Yamaha's RX21 Drum Machine offers a lot of sound for very little outlay.
Yamaha have used the technology developed for their RX11 and RX15 drum machines to produce the budget RX21, but at what cost in facilities?
It's a fact that technology is getting cheaper and what would have been very expensive only a few years ago now makes its appearance in the budget end of the market. A case in point is the digital drum machine. At one time it was a Linn or nothing and at a cost few could afford, but now you can get a reasonable sounding digital machine for less than the price of an old analogue unit.
Yamaha's latest drum machine, the RX21, is a perfect example. For around £250, you get a professional sounding drum machine but in order to keep the cost this low, some facilities have had to be omitted or at least amended.
Firstly let's look at the drum voices themselves. The RX21 offers none of the expansion possibilities that the Americans are so fond of (such as the Sequential Tom's plug-in cartridges). The voices you get are what you are stuck with.
What you do get are nine PCM-encoded voices comprising the familiar kit sounds, plus the ubiquitous handclaps. A year or two ago that would have seemed a decent enough selection, but now that Roland and Korg have started freeing impecunious musicians from the restrictions of acoustic sounding drums, it might have been possible for Yamaha to be a little more adventurous. However, we do know that a Latin version of the RX21 is on the cards.
In case you might bethinking that the RX21's budget price has resulted in a lowering in quality of the voices, I should stress they're actually the same sounds used by the RX15 drum machine, but there are fewer of them. If there's one thing that characterises all these sounds (bass, snare, three toms, open and closed hi-hats, crash cymbal and handclaps), it's presence. They're all crisp and punchy, and the bass drum and low tom in particular have plenty of kick behind them. Most of the voices can be sounded simultaneously but Yamaha have bowed to tradition in not allowing the open and closed hi-hats to sound on the same beat. It's possible to produce a very realistic sounding drum track with this machine and only the limited sample time used on the crash cymbal might give the game away if listened to in isolation.
Along with the overall volume level, it's possible to set individual levels for each voice, though these levels aren't programmable per pattern: more evidence of cost-cutting by comparison with the RX15, which does have this facility. Also retained, in a simplified form from Yamaha's more expensive machines, is the useful facility of being able to program an accent for any beat. Thus you can reinforce four to the bar (or the downbeat on some odd time signature like 7/16), turn a beat around, or give a sizzling syncopations some extra bottle. Accentuation is also useful for giving added interest to sustained ride cymbal or open hi-hat. However, unlike its more expensive counterparts, the accent facility in the RX21 means that all voices falling on an accented beat will be emphasised, you can't program the accent for individual voices. This system is similar to that used on Roland's drum machines and can still be used to great effect.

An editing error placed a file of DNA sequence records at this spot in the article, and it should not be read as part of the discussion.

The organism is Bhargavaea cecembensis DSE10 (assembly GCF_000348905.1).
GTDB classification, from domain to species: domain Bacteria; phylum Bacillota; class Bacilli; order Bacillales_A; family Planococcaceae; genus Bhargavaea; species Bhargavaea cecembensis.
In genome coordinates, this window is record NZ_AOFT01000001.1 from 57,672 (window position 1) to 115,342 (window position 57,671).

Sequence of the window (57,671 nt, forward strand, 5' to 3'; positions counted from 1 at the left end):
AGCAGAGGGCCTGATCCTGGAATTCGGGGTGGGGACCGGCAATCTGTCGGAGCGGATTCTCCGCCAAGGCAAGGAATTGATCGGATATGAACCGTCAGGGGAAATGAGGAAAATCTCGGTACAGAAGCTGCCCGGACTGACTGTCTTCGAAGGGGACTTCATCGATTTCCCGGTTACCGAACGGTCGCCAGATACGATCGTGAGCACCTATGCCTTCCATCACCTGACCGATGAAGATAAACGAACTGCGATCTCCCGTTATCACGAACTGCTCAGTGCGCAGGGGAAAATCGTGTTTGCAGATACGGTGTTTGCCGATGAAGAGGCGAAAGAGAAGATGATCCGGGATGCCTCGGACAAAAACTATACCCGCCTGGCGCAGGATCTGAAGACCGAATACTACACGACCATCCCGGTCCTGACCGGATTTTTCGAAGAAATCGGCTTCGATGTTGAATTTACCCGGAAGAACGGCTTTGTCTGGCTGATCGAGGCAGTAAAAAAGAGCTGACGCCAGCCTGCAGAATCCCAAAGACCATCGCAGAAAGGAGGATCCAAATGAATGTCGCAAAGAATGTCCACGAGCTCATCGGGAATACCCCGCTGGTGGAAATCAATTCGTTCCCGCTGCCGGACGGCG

"Along with the overall volume level, it's possible to set individual levels for each voice."
So much for the voices, but what of the RX21's memory capabilities? At first sight the RX21's budget price doesn't seem to have affected its provision of patterns: a creditable 100. However, it transpires that 44 of these are preset rhythms, safely tucked away on ROM so that you can't get rid of them. This still leaves you with as many programmable patterns as you get on Roland's TR707, but the patterns Yamaha have provided on ROM are neither as varied nor as interesting as they could have been, and I kept finding myself wanting to get in there and muck about with them. Still, they form a good basis for copying and modifying if you're not too hot at writing drum parts.